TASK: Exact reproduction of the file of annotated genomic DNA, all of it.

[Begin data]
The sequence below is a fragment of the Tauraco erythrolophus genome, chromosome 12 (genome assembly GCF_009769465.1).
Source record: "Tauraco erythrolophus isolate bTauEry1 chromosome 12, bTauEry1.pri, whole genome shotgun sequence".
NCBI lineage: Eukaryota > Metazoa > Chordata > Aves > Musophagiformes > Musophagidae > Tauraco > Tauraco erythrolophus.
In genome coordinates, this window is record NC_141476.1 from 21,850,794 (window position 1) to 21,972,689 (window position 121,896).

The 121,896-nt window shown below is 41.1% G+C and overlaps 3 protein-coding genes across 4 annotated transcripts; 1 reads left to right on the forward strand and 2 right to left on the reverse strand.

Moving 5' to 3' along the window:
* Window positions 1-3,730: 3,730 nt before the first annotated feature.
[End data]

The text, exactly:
The sequence below is a fragment of the Tauraco erythrolophus genome, chromosome 12 (genome assembly GCF_009769465.1).
Source record: "Tauraco erythrolophus isolate bTauEry1 chromosome 12, bTauEry1.pri, whole genome shotgun sequence".
NCBI lineage: Eukaryota > Metazoa > Chordata > Aves > Musophagiformes > Musophagidae > Tauraco > Tauraco erythrolophus.
In genome coordinates, this window is record NC_141476.1 from 21,850,794 (window position 1) to 21,972,689 (window position 121,896).

The 121,896-nt window shown below is 41.1% G+C and overlaps 3 protein-coding genes across 4 annotated transcripts; 1 reads left to right on the forward strand and 2 right to left on the reverse strand.

Moving 5' to 3' along the window:
* Window positions 1-3,730: 3,730 nt before the first annotated feature.